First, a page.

Newsletter/Blog to go out to districts to advocate for the programs and needs of art educators.
Pull Outs: Sarah Chapman spoke about Fine Arts state bill in the works about students being pulled out of arts classes. Stay tuned to TAEA's website for advocacy/political information (Political Palette).
TRS: The State Legislature is currently considering changes to the Teacher Retirement System. You need to stay informed about this as it directly effects all our futures.
Politics in general: Get names and info on Legislators, District Board Members in your area and share your concerns. Raise your voice. Vote.
To stay informed, most legislative news will be reported on GoArts website, www.goarts.org. It may be too early for things to be up yet on the site, but watch it for news. They may need our support. Register with them.
Katie Brown - Ceramic workshop
Names were pulled for door prizes. Laura Dickinson from Pasadena HS win a educator's membership to Lawndale Art Center. All attendees received at least one prize.
Special "Thank You's" are due to the following:
- TAEA and Abbeyville Press - Suzy Greene - give aways for the area meetings
- Lawndale Art Center - Complimentary Educator Membership
- Jean King - Dias de Los Muertos t-shirts
- MFAH - for all they do for us, including, but not limited to the TAEA/MFAH Summer Mini-Conference (where they handle registration, location, refreshments and more) and the use of the museum and Glassell Junior School as sites for our YAM Show and Reception.
If you want to be more involved in TAEA or have news to share with us, you can contact us through this blog or through the TAEA website under Area VI.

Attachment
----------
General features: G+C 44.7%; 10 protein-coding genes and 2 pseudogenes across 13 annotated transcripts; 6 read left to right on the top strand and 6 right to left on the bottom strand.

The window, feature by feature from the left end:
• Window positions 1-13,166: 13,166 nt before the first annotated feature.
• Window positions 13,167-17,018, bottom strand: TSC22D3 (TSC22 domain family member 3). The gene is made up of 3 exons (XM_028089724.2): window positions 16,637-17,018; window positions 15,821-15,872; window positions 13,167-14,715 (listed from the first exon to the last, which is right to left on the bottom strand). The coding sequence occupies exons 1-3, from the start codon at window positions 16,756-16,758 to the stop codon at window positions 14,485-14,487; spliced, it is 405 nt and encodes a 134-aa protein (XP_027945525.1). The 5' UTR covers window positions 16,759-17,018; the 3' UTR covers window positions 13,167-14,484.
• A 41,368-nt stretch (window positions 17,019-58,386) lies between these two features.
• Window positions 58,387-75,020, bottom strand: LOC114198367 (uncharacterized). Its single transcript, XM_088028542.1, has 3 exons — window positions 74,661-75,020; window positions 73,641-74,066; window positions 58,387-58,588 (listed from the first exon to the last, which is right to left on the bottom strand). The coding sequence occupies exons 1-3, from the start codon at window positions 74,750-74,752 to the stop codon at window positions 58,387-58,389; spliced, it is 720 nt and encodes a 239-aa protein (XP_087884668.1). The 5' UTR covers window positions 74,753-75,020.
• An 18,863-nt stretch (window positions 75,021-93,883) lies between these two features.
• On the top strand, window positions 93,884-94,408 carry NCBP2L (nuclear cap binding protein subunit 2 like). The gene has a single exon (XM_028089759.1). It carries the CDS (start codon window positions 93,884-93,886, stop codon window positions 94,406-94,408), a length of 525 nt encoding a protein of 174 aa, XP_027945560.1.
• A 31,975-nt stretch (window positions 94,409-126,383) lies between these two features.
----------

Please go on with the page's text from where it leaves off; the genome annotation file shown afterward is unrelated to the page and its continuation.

Lee Ann Carrier
Wednesday, November 21, 2012
While I was attending the TAEA Conference this last week in San Antonio several people approached me saying things like, "You need to update the web page!" "Do you know the last thing on the web page is the TAEA/MFAH mini conference in 2011?"
Hmmm, the web page? I looked at Area VI's page on the TAEA website. Nope, no sign of action there, but no mention of the 2011 mini-conference either.
I was mildly baffled, but decided I could decipher this little puzzle one way or the other. And I did! They meant this little ol' blog!
How, you might ask, could such a thing happen? More than a year without a new blog entry, how could it happen?
Believe it or not, even the author of a lil' ol' blog like this doesn't want to be a lone voice in the wilderness of Area VI. You have to let me know you're out there. Let me know that I'm not just typing messages to send out into the darkness of the great cyber abyss.